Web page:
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Orioles tie franchise record with 26 hits in 18-2 beatdown of the Athletics

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After two walk-off wins in the last two nights, the Orioles needed a nice easy win. They got that in spades with a double-digit laugher that locked up the series and season win against the Athletics.

Tommy Gilligan-USA TODAY Sports

Through the first four innings today it looked like the Orioles were going to have themselves an easy, run-of-the-mill win. Chen was pitching a decent, but not great, game. The Orioles were scoring enough runs to win, but not going crazy. It was a lazy win for a lazy Sunday, a pleasant enough way to end the weekend. Then came the bottom of the fifth, which was one of those insane innings that you can't believe you're watching even as you are. When the dust finally cleared the Orioles were winning by 13 runs, a lead they obviously held onto. If they had blown it, this recap would have begun in a very different way.

So let's talk about that fifth inning, in which the Orioles scored nine runs. In 106 of their 115 games played coming into today, they scored less than nine runs in the entire game. They had 10 hits in the inning, including seven singles, two doubles, and one home run by Adam Jones. It all sounds very impressive, and it was. But just then when I said they hit two doubles? Well, that's what the official scorer called back-to-back hits by Manny Machado and Gerardo Parra, but it was really more like the Bad News Bears out there, with outfielders falling all over each other. Check out Manny's "double" and Parra's "double." It's so nice having a good defense, isn't it?

That inning definitely reminded me of the dark days of Orioles baseball, back when I knew the Orioles were going to lose more than they won. My only hope was that my team wouldn't embarrass me as they were losing. Well, the Athletics in that inning went from regular old losers to an embarrassment.

Let's get back to the Orioles before I get bummed from putting myself in the shoes of A's fans, OK? The Orioles may have scored nine runs in the fifth inning, but they also scored another nine runs innings in other parts of the game. Altogether they had 26 hits, which ties the Orioles franchise record for most hits in a game. It also is the most hits that the Oakland A's have allowed in their history. It's a lot of hits, y'all. Leading the way was newbie Gerardo Parra, who had five hits, including his second home run in as many days. Behind him was today's DH, Steve Clevenger. The soon-to-be-returned-to-Norfolk player had four hits with one double.

Adam Jones had three hits, two of which were home runs. Jonathan Schoop, Manny Machado and Caleb Joseph also had three hits apiece, with Joseph hitting his 11th home run of the year. Here is a live look-in at Caleb's son:

Even singlin' Hank Urrutia got into the action with two hits and three RBI, and made this sweet catch in the seventh inning to rob a homer from former Oriole Danny Valencia.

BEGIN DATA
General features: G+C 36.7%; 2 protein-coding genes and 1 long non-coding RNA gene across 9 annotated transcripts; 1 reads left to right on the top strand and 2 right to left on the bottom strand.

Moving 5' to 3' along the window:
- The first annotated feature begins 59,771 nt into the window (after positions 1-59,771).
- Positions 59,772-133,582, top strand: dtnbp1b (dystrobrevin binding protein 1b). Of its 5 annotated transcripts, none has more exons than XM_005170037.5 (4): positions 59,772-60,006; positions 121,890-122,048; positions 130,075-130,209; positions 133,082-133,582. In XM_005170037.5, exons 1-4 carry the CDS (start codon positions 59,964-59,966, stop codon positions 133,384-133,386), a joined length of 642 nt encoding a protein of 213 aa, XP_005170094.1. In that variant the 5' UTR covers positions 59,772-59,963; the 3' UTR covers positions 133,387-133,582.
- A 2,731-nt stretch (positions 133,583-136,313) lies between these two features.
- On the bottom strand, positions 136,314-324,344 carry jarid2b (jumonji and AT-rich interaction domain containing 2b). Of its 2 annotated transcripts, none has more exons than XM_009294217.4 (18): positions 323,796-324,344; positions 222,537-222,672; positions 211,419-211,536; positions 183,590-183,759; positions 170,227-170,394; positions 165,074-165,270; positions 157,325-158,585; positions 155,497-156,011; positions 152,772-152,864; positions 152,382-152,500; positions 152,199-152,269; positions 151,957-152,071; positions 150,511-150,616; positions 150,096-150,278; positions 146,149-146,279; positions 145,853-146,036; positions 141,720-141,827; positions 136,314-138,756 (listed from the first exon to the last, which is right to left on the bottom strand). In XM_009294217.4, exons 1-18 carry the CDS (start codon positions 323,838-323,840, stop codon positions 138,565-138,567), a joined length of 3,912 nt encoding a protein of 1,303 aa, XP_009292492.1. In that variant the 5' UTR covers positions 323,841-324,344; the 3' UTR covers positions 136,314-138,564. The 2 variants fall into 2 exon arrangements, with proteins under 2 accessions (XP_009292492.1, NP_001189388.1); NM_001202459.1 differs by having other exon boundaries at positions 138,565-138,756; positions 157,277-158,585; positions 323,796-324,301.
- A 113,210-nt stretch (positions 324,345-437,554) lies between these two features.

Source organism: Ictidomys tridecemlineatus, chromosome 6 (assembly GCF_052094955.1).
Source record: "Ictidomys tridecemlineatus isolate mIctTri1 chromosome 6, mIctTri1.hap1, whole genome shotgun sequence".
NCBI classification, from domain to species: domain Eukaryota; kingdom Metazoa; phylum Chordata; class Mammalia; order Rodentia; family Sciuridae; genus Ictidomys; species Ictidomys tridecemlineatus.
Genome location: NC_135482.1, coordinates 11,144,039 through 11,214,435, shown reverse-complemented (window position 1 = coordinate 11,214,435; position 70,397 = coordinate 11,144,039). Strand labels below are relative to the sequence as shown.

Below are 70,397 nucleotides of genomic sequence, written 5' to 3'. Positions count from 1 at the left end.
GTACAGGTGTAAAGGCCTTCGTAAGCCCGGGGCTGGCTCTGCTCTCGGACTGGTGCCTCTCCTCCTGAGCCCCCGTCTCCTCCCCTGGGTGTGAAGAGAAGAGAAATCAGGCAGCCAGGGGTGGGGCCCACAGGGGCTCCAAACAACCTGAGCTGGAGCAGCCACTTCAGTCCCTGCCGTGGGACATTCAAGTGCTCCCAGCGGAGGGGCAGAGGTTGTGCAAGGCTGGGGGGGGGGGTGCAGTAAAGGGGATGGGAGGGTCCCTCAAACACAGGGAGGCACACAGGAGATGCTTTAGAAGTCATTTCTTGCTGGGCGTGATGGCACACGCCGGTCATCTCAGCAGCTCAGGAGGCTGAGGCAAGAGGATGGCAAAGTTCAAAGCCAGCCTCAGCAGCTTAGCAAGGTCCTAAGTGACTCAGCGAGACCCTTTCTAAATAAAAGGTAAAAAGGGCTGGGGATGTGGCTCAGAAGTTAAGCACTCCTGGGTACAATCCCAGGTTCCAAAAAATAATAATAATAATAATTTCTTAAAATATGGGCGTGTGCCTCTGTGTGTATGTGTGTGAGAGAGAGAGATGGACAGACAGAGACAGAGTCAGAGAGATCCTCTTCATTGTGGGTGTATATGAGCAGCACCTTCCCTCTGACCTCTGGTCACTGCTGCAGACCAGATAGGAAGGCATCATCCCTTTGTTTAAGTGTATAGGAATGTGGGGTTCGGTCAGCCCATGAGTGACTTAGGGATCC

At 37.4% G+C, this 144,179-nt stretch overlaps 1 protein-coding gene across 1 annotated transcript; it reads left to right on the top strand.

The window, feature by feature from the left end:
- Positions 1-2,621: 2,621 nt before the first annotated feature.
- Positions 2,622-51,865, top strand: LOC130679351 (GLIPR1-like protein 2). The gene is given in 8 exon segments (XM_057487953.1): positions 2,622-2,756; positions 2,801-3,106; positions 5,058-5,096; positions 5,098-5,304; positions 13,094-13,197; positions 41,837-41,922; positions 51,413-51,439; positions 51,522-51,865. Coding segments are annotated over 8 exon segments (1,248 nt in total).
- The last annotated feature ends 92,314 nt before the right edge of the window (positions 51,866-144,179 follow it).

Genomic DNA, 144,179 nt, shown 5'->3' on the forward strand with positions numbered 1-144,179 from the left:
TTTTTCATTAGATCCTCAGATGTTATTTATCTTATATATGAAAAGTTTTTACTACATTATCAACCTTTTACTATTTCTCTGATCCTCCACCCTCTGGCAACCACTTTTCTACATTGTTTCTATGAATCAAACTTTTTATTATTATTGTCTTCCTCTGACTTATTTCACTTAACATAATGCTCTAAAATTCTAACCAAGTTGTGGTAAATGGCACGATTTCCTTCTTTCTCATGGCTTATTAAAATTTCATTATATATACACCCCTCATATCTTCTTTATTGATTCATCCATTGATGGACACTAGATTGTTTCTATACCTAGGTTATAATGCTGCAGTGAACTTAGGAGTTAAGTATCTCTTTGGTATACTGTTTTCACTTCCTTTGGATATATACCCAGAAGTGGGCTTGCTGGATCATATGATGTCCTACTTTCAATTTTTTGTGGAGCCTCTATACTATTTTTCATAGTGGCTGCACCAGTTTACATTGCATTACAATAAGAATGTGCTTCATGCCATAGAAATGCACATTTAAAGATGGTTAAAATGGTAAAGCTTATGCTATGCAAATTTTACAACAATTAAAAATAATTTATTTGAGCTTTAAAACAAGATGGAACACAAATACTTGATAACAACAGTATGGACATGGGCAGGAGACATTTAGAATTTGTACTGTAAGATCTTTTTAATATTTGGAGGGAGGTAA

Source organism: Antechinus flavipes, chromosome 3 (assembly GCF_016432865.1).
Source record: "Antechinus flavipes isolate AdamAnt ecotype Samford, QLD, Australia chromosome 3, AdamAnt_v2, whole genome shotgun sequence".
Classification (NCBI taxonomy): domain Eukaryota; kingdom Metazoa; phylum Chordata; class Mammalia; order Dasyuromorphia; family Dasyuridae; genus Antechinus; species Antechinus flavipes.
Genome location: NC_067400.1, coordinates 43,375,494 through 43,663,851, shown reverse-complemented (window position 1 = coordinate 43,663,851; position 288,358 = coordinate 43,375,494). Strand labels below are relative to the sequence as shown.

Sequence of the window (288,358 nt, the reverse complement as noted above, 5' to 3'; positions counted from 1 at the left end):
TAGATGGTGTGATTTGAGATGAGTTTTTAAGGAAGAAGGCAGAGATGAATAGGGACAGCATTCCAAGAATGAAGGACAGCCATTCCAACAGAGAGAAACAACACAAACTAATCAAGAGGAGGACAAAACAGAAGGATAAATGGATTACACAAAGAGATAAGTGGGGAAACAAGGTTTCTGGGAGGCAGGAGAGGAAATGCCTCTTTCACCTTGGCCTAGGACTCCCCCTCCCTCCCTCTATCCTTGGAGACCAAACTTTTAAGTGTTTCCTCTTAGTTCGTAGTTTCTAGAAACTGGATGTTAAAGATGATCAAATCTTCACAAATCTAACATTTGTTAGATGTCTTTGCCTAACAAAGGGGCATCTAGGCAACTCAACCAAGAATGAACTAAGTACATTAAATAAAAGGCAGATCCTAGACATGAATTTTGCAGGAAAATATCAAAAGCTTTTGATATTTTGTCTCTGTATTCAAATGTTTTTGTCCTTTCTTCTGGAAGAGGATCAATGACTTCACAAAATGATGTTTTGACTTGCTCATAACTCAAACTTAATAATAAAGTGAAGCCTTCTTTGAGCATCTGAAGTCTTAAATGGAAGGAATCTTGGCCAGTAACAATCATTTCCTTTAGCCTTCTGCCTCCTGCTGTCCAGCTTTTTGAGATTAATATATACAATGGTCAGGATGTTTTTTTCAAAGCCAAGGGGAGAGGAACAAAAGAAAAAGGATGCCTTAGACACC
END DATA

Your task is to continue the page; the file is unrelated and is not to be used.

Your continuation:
In fact, only one starter today didn't get a hit. I mean, do I even have to say it? You know who it is. J.J. Hardy is making me so sad lately. The less said about him today, the better.

As for Wei-Yin Chen, he ultimately pitched six innings with two runs allowed, which isn't bad at all. It started out looking like a rough day for him as he threw over 20 pitches in the first inning and stranded two runners. He was victim of some rare bad defense in the second inning as a pop up was missed by Chris Davis as he, Parra, and Schoop all converged. David called the ball despite being at an awkward angle and then it fell just out of his grasp. It was also ruled a double (Jim Henneman was really following the letter of the law today), so when the runner came in to score on a legit double by Sam Fuld, it was earned. The miscue in the field cost Chen a run as well as eight additional pitches in the inning. It lead to a tie game, which at the time was worrisome. That worry didn't last long.

Chen's second earned run came on a home run by Brett Lawrie in the fourth inning, back when the A's were kind of still in the game. His overall pitching line was 6 IP, 8 H, 2 R, 0 BB, 7 K. He threw 117 pitches on a hot Baltimore day, so good for him.

In the bottom of the eighth inning of today's game, with the Orioles up by a whopping 16 runs, the A's called on position player Ike Davis to pitch in the game. That's an unusual and fun sight that we get to see a handful of times each year across the majors. But the really awesome thing about it was that as Buck Showalter pulled his regulars to give them a rest in the late innings, he moved the DH, Clevenger, to first base. That meant that rookie pitcher Jason Garcia got an at-bat. Yes, folks, we got to see a position player pitching to a relief pitcher! I love baseball.

And you know what's even better than a position player pitching to a relief pitcher? When said position player walks that relief pitcher on four pitches! Yes. That is a thing that happened. Garcia also happened to pitch two scoreless innings in addition to his triumphant walk at the plate, so it was a good day for the kid.

Tomorrow the Orioles will go for the four-game sweep of the A's with Chris Tillman facing ace Sonny Gray. It's probably a good thing they wrapped up wins in the first three games, because that one is going to be a tough one.